Building Trust in Ad Systems

Google's ad network is large enough that they can afford to kill off portions of their short term income to improve long term network viability. The still sell ads on garbage sites because some advertisers find value there (and others have small accounts or have not researched their spend). Andrew Goodman recently had a great post about how Google is filtering out the profitability of advertising noisy spammy AdWords ads to minimize the number of them appearing on Google. Andrew wrote:

Post pages that don't give adequate access to the crawler - or adequate keyword cues - and you risk facing the wrath of the quality scoring algorithm. It's less of a worry as much if you have an established account - it's new accounts that face the toughest tests with the predictive aspect of the algorithm, intended to weed out specific types of violators, experimenters, and ham-fisted copywriters.

In essence Google is going to require you to build trust and market data over time to gain the ability to even be trusted enough to gain anything near maximal ad distribution (even if you are willing to overpay for exposure).

Jumping from Paid Search to Organic Search

Some people believe that old sites only rank well because of the links they have acquired over time, but I think even just existing for a certain amount of time without being manually or algorithmically tripped up for some spam infraction allows search engines to place more trust on your site.

Plus requiring sites to be a bit older to rank well requires an additional expense and / or level of knowledge that many people lack.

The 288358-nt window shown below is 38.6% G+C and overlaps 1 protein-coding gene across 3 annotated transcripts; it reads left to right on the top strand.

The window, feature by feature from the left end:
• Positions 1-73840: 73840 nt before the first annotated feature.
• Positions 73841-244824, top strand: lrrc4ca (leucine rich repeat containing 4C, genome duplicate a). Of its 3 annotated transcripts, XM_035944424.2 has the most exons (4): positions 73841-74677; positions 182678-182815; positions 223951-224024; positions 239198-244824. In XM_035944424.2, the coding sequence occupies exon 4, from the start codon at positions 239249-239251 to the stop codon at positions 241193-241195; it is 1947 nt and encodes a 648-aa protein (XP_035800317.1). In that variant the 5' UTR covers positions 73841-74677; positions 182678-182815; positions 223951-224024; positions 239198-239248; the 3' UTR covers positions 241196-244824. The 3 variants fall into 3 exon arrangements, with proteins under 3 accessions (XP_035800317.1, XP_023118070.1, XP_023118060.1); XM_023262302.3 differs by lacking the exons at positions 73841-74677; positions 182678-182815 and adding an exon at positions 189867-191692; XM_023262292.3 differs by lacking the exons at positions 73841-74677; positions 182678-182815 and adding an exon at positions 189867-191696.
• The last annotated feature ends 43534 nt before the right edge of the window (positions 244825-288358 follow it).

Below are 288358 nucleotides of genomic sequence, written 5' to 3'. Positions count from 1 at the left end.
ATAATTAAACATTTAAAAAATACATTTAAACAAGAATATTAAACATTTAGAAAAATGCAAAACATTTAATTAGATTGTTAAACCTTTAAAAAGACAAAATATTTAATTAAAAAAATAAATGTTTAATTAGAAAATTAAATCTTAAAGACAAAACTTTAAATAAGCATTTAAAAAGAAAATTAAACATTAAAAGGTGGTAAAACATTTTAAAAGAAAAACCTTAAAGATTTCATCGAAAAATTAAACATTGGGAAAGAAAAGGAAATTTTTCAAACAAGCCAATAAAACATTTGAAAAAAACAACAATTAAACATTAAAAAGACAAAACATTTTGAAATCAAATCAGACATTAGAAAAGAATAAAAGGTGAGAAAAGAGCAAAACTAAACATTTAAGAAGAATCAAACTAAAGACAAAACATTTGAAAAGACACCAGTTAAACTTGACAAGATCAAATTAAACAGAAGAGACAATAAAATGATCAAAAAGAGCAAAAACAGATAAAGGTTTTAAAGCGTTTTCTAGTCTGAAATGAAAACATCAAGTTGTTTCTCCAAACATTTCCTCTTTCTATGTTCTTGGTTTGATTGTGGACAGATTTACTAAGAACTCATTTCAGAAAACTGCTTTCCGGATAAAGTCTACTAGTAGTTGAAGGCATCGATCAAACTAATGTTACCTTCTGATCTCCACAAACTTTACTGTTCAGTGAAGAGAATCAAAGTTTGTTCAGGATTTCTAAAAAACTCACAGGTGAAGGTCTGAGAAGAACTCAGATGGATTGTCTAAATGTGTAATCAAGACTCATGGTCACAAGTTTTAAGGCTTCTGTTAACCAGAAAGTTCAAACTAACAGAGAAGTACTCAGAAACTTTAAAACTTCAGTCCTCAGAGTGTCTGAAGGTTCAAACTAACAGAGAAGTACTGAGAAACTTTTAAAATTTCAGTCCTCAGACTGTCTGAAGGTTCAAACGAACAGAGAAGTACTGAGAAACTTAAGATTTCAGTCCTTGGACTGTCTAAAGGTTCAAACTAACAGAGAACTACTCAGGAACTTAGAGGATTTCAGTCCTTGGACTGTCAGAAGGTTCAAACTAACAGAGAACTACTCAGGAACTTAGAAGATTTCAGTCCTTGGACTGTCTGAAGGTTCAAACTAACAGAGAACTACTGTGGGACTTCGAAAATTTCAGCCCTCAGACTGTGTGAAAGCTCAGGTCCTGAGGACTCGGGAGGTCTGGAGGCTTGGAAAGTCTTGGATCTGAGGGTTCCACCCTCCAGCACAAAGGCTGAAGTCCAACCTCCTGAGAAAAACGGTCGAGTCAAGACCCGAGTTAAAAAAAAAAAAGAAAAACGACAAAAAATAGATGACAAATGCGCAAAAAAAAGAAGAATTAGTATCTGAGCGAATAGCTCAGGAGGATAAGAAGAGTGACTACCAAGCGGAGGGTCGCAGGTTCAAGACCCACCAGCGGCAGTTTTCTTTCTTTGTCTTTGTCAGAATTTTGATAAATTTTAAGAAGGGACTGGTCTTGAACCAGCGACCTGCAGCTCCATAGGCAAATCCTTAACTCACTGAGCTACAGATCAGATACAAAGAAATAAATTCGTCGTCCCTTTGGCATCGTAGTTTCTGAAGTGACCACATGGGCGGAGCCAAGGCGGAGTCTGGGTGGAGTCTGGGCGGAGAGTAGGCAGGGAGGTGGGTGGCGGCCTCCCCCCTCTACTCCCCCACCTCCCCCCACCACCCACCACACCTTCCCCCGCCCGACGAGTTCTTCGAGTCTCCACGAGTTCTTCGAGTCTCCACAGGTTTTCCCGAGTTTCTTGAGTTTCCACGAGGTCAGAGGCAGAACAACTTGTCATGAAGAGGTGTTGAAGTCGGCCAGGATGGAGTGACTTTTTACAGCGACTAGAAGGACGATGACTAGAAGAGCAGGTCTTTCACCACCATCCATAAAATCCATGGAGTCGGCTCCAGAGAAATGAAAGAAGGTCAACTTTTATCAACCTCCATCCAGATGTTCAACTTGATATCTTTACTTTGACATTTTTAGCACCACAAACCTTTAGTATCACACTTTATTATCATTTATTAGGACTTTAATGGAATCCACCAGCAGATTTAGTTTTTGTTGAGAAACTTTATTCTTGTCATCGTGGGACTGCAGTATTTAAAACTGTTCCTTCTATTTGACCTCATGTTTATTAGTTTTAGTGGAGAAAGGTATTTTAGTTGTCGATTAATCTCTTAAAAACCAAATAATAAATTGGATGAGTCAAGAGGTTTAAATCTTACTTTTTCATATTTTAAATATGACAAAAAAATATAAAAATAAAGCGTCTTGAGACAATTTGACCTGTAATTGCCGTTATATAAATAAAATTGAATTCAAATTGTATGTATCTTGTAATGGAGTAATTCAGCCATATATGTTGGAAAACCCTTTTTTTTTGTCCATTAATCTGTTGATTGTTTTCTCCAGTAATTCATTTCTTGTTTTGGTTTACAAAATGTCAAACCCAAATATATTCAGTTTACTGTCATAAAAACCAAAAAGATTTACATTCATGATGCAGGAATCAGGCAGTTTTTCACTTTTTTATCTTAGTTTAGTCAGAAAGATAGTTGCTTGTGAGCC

You can bet that if they are taking a lets wait and see approach on paid ads they are also doing the same on organic search results.

Published: May 31, 2006 by Aaron Wall in seo tips


May 31, 2006 - 5:32pm

Another way of looking at it is that Google is moving to a paid placement system, where THEY decide what ad space is worth, but they don't tell anyone.

June 1, 2006 - 12:41am

I'd like to see Google clean up some of the ads. A lot of Google's success stems from their brand and getting rid of a lot of spam will help keep the brand strong.

As for the organic results I've never had a problem with the age concept. Sure I wish it wouldn't take as long to gain the search presence I want, but why should anyone believe I can provide the service I claim I can.

Staying in business for a length of time has always been a way to measure that business, though certainly not the only one. Businesses that have been able to keep the doors open for a number of years have showed at least a certain acumen just for being able to stay in business. Why shouldn't the same be true for a website?

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